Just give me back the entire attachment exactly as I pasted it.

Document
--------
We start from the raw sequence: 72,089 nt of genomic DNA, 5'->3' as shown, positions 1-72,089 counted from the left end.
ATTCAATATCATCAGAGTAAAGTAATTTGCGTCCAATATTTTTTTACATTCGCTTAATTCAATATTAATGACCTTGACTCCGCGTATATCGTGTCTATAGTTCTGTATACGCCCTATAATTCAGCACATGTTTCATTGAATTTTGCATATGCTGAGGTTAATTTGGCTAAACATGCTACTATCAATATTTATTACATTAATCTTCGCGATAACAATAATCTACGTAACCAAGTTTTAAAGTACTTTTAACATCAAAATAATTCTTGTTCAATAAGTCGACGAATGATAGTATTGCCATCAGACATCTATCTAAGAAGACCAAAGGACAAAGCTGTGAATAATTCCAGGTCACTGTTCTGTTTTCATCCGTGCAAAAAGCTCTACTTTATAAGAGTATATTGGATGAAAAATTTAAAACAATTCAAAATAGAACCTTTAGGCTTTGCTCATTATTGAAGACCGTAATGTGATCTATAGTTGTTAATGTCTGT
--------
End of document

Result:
We start from the raw sequence: 72,089 nt of genomic DNA, 5'->3' as shown, positions 1-72,089 counted from the left end.
ATTCAATATCATCAGAGTAAAGTAATTTGCGTCCAATATTTTTTTACATTCGCTTAATTCAATATTAATGACCTTGACTCCGCGTATATCGTGTCTATAGTTCTGTATACGCCCTATAATTCAGCACATGTTTCATTGAATTTTGCATATGCTGAGGTTAATTTGGCTAAACATGCTACTATCAATATTTATTACATTAATCTTCGCGATAACAATAATCTACGTAACCAAGTTTTAAAGTACTTTTAACATCAAAATAATTCTTGTTCAATAAGTCGACGAATGATAGTATTGCCATCAGACATCTATCTAAGAAGACCAAAGGACAAAGCTGTGAATAATTCCAGGTCACTGTTCTGTTTTCATCCGTGCAAAAAGCTCTACTTTATAAGAGTATATTGGATGAAAAATTTAAAACAATTCAAAATAGAACCTTTAGGCTTTGCTCATTATTGAAGACCGTAATGTGATCTATAGTTGTTAATGTCTGT